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Catalonia Update: July 2015


Two recent polls report that support for Catalan independence is waning in Spain’s prickliest region. A survey commissioned by El País[1] indicates that 63% of Catalans view independence as unlikely. Meanwhile, another separate poll commissioned by La Razón[2] shows the pro-independence unity party Junts pel Sí with only 39.5% of expected vote. This would appear to signify a precipitous dampening of enthusiasm over the past few months, but both polls suffer from potential flaws that raise questions about their interpretive and their impartiality.

The El País poll, conducted by Metroscopia, bases its entire premise on the answer to the first question: “Is the independence of Catalonia possible in the near or distant future or is it unlikely ever to occur?” to which 63% of Catalan respondents expressed their belief that it was not likely to occur. From that single response, the authors draw their conclusions. But the rest of the questions paint a very different picture:

  • 60% of Catalans believe it is too late to prevent a rupture between Spain and Catalonia;
  • 47% of Catalans believe independence will benefit Catalonia versus 39% who think it will be detrimental, and 14% who do not know;
  • 55% of Catalans believe they have a right to decide by themselves, unilaterally, whether they should remain part of Spain or not.


The inference to draw from these responses is that the Catalans polled believe independence for their region would be beneficial to them; further believe they have the right to decide their status democratically; don’t believe a negotiated solution to retain the status quo is possible, but also view independence as an unlikely proposition. Significantly, the poll did not come out and ask the obvious question: “do you want Catalonia to be an independent state?”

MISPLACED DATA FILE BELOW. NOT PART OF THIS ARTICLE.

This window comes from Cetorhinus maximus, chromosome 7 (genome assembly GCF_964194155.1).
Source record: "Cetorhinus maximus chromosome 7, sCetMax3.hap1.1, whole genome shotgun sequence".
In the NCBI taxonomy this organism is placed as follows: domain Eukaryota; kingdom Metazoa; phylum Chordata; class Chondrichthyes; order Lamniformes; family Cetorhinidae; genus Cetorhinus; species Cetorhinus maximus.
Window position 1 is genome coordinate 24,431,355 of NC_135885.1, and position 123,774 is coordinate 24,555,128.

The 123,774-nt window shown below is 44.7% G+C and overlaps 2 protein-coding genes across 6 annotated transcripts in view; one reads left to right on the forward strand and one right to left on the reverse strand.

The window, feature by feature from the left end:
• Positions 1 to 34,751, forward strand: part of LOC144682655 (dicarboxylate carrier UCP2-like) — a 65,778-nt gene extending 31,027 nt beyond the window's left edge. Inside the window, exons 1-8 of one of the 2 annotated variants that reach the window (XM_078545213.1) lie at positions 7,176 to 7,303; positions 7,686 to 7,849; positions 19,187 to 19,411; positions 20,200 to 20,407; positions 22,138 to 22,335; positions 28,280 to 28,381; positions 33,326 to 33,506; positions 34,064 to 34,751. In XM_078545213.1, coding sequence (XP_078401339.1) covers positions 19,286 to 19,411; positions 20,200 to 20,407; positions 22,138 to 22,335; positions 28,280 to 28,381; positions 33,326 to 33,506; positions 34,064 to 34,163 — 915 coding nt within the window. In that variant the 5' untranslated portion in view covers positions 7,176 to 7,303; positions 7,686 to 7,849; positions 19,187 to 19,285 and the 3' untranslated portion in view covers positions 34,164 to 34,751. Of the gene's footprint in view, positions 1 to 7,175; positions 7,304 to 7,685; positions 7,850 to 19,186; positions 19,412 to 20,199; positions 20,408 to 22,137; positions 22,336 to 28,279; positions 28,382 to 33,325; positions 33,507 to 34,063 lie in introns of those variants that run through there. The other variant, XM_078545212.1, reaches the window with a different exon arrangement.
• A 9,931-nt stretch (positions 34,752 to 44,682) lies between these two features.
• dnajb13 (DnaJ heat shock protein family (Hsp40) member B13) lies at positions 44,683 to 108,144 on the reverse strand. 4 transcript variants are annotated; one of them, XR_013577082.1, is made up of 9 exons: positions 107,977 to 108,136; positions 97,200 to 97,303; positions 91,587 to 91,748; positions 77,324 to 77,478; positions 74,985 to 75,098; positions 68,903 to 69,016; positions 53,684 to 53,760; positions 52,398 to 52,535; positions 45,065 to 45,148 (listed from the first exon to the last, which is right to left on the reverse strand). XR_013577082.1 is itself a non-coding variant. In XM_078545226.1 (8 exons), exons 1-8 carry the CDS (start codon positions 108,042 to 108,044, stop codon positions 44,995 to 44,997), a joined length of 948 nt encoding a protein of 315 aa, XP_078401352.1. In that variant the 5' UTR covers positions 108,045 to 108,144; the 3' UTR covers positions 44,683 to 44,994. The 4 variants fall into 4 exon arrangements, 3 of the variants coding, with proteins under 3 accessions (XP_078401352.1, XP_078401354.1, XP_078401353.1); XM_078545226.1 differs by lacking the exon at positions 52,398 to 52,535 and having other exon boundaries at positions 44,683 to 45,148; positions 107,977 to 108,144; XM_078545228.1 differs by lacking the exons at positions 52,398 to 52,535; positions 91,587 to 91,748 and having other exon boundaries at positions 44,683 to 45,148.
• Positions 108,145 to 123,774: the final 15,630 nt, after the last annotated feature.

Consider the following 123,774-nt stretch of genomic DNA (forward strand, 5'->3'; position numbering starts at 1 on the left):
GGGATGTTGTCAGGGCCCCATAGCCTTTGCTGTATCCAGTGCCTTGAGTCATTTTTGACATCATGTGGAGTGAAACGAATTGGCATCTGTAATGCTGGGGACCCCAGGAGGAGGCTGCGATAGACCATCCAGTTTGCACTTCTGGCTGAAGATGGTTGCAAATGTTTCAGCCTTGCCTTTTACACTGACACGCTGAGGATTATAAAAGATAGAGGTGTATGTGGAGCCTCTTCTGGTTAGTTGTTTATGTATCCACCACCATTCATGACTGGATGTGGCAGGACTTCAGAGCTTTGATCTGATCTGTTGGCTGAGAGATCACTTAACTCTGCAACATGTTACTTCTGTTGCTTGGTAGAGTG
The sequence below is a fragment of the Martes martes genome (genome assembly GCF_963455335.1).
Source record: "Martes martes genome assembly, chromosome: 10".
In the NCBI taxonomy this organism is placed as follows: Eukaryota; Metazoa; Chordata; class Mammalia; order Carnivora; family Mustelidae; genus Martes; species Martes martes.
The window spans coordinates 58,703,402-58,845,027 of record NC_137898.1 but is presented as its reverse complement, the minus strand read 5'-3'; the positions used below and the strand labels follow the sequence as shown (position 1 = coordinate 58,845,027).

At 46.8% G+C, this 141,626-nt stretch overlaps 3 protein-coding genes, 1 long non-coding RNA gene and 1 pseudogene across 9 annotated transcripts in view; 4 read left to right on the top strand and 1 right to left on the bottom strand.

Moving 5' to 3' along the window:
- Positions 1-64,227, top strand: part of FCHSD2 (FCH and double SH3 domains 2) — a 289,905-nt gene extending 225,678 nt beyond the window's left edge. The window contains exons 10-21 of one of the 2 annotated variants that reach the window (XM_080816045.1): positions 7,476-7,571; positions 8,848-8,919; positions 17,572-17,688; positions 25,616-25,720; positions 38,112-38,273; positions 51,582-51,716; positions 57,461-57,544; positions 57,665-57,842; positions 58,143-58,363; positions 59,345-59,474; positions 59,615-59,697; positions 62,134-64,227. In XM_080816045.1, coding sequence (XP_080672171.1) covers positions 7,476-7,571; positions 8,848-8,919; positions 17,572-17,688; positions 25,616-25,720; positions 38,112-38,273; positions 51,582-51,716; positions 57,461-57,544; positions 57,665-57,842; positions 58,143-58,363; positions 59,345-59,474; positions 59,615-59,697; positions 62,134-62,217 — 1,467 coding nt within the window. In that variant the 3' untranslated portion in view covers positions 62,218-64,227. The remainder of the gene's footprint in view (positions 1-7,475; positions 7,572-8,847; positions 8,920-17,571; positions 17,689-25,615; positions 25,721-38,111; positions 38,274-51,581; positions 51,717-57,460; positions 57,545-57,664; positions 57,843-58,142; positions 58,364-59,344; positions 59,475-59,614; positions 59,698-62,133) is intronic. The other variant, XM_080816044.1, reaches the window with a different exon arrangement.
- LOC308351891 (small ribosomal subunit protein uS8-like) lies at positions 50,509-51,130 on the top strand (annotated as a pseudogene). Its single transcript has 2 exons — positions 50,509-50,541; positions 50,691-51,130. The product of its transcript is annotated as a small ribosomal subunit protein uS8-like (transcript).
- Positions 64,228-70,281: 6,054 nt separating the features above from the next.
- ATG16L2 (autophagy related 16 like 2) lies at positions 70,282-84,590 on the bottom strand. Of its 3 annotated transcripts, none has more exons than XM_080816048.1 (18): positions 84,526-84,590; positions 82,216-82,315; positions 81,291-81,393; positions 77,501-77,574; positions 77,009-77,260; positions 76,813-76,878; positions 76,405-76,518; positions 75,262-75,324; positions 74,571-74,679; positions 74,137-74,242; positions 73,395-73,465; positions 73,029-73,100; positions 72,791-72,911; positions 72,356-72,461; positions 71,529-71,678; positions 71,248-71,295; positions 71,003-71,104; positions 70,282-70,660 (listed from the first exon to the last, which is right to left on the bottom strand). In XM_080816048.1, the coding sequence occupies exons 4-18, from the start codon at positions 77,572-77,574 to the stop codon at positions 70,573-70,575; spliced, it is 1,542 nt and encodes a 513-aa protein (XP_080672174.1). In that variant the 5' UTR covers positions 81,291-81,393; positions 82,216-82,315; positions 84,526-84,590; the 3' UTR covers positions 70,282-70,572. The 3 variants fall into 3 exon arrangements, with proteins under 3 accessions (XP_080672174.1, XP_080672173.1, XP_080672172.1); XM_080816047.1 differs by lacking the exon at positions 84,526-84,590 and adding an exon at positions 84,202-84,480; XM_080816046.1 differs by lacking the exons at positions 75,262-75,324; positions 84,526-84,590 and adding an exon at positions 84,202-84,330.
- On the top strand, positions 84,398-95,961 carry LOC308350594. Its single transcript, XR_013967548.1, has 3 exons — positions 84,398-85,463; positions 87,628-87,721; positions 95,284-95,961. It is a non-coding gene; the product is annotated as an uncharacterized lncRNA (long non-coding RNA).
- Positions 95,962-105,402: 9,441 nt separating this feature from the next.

The poll also suffers from small sample size: only 160 respondents in Catalonia versus 1,000 interviews in the rest of Spain. Metroscopia thus introduces a whopping +/- 8% margin of error, which makes the poll results essentially useless. Furthermore, no demographic information on the Catalan respondents is provided beyond the bare fact that they were older than 18 years old and willing to be interviewed by telephone. Curiously, when the poll lists “potential voters for” the only parties listed are the Partido Popular, the Socialists, Podemos and Ciutadens. That doesn’t mean that no one from the other parties participated, but it does mean that Metroscopia/El País elected not to give the break out of their responses to the final two questions. At the very least, that is misleading; at worst it is purposefully deceptive.


Finally, it is significant to point out that while more than half of the Catalans polled would support a constitutional reform that establishes a federal state in Spain as a solution to the current impasse, a similar percentage of the Spaniards polled reject that option.

The second poll, conducted by NC Report for La Razón, exhibits similar deficiencies in presentation. Telephone interviews – with the known bias this introduces – and a forced distribution by age and gender; no other demographic data is available on the 1,255 respondents. Part of the difficulty arises from the radical change to the Catalan political landscape since the last election. Old parties have split and new parties have formed; before going into the voter intention poll, it is worthwhile to review these:

  • The governing party, Convergencia i Unió has split into its constituent elements, CDC and Unió;
  • CDC has agreed to join a united pro-independence list called Junts pel Sí (“Together for Yes”);
  • ERC has also joined Junts pel Sí, and will not stand in the September 27th election on its own;
  • ICV-EUiA (the Left-Green party), Podemos and Ada Colau’s Barcelona en Comú have agreed to form their own united list called Catalunya Sí Que És Pot (“Catalonia, Yes It is Possible”);
  • CUP (Popular Unity Candidates) will present itself as Crida Constituent, but is still essentially CUP (so don’t be confused by the new name);

So of the seven political formations that won seats in the last regional elections, only three remain:

  • PPC, the Partido Popular Catalán;
  • PSC-PSOE, the Partido Socialista Catalán; and,